Geraldine O’Sullivan ‘Light Keepers’
Uillinn: West Cork Arts Centre, Skibbereen
9 March – 10 April 2019
The crisp depiction of County Cork’s Fastnet Lighthouse – tall and erect yet submerged in a sea of blue – opens Geraldine O’Sullivan’s exhibition, ‘Light Keepers’ at Uillinn: West Cork Arts Centre. As one of 14 artworks on display, this painting immediately anchors the viewer in what unfurls as a world of green gushes, titanium white surf and brilliant blue horizons.
O’Sullivan’s paintings are accompanied by 11 mixed-media collages that act as visual documentation of the information, stories and anecdotes the artist has encountered since commencing research into the history of lighthouse keeping in Ireland, over three years ago. Hung in a traditional style along the four walls of the ground-floor James O’Driscoll gallery, the works seem to gently enshroud the viewer. This sense of enclosure, combined with the brilliant white walls and the double-height ceiling, serendipitously seems to simulate a lighthouse interior. However, the lighthouse structure itself is only a minor component of these artworks. O’Sullivan is also concerned with the lives of the individual ‘light keepers’, as evidenced in her collaged works.
The artist refers to these collages as “lifescapes” which aim to capture the keepers’ lives – based on old photos and memorabilia given to her by their families – while creating narrative through the various connections between imagery. For example, in Semaphore, black and white photographs of happy lighthouse children are juxtaposed alongside a smiling, cherubic girl advertising ‘Brasso’ metal polish, and a woman in old-fashioned dress demonstrating flag signals. A painterly rendering of Rockabill lighthouse is central to this small, intimate composition of memories.
The exhibition is accompanied by a short film that provides the ‘Light Keepers’ with historical context, thus foregrounding an ‘archival impulse’ – something American art critic Hal Foster described as the desire to “make historical information, often lost or displaced, physically present” .1 With modernisation, lighthouses in Ireland are no longer manned, so the world that the artist is reflecting upon is now essentially a lost culture. This archival impulse was also evident during the artist’s talk at the gallery on 16 March, when O’Sullivan’s work served as a backdrop to the anecdotes of her guest, Galley Head lighthouse attendant, Gerard Butler. As a third generation ‘keeper’, Butler’s lively reminiscences seemed to emerge from and embed themselves in the artworks that surrounded him.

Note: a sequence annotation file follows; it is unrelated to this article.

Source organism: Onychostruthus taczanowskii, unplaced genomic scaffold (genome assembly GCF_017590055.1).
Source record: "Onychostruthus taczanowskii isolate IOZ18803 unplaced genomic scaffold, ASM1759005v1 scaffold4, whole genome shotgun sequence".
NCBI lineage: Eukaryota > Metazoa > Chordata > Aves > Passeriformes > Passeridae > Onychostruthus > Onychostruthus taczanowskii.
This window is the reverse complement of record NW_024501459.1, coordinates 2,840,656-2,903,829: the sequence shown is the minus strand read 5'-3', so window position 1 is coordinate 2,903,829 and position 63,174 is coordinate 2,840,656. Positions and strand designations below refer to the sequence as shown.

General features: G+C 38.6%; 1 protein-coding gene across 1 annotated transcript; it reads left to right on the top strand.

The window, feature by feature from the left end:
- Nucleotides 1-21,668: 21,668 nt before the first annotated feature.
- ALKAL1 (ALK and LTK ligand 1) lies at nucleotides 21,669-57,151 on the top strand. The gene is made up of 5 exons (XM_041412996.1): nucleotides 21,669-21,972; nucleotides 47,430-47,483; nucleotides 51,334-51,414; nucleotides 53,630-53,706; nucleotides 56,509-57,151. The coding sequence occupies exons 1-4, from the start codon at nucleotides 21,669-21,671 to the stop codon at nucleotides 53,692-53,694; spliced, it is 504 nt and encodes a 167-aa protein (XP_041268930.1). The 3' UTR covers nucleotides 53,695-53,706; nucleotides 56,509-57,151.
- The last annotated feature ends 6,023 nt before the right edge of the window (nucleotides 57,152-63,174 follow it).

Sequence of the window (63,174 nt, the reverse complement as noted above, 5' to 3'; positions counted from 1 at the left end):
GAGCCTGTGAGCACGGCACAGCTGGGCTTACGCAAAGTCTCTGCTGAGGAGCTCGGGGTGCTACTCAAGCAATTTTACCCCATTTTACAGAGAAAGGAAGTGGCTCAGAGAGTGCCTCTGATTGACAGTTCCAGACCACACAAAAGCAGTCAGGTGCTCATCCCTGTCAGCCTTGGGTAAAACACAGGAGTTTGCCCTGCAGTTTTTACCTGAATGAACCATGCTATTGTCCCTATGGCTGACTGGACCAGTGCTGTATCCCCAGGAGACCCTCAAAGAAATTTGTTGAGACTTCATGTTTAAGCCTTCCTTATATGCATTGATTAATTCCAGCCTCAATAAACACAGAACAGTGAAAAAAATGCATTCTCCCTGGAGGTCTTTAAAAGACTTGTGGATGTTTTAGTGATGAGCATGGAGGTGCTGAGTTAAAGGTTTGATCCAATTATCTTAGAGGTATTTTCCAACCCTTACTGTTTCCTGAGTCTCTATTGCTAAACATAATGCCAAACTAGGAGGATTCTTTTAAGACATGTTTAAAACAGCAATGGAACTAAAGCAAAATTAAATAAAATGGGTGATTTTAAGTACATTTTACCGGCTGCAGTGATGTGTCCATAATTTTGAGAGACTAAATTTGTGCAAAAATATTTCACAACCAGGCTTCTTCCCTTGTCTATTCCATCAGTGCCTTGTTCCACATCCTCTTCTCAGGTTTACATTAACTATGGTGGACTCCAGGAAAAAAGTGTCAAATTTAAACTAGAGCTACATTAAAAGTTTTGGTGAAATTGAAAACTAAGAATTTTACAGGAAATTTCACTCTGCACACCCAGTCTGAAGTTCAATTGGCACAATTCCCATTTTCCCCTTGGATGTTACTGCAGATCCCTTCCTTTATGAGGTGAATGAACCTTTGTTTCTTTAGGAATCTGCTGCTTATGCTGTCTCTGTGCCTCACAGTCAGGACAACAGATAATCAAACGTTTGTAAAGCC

Interestingly, a large acrylic painting, The Morning After the Storm, is actually based on Butler’s memory of the aftermath of a particularly cruel storm, now preserved in paint by the artist. The painting’s foreground is devoted to capturing the unusual qualities of the ‘green water’ observed by the light keeper that day. In isolation, it is almost an abstract pattern of green and grey swirls, sitting on a pool of deep Prussian blue. Surging from the left, the swell collapses into a white foam, as it meets the cliff edge to the right of the foreground. Emerging from the water to occupy the top half of the composition, is the rugged rock of Fastnet lighthouse. Slit-like marks of varying intensity indicate the harsh, jagged realities of its form. The intense pattern of water that floods the painting’s foreground is juxtaposed with stacks of marks, compacted to create a craggy rock, allowing little space for the eye to rest. The lighthouse keeper’s staggered feeling on the morning after the storm is cleverly evoked by the painting’s composition.
Another large acrylic painting, The Cliff Divers Perch, is notable for its design. O’Sullivan’s research involved accessing drone imagery of the lighthouses and their surrounding areas, providing her with unusual reference imagery on which to base her compositions. Again, the composition teeters on abstraction, as the viewer is positioned at a cliff edge with the sea opening out below the rock underfoot. As such, ripples of blue replace the sky, while yellow ochre drips from the rock, as it drops down from the foreground into the watery pool. This exhibition showcases the artist’s vast painterly skill, as much as it highlights the fading culture of lighthouse keeping in Ireland. O’Sullivan’s ‘Light Keepers’ offers the viewer a fresh visual archive of an outmoded way of life.
Sarah Long is an artist and writer based in County Cork.
1 Hal Foster, ‘An Archival Impulse’, October, Vol. 110 (Autumn, 2004), p4.
Geraldine O’Sullivan, Birds Eye View of the Galley Head, acrylic on canvas, 101 × 140cm; photograph by Roland Paschhoff, courtesy of the artist and Uillinn: West Cork Arts Centre.
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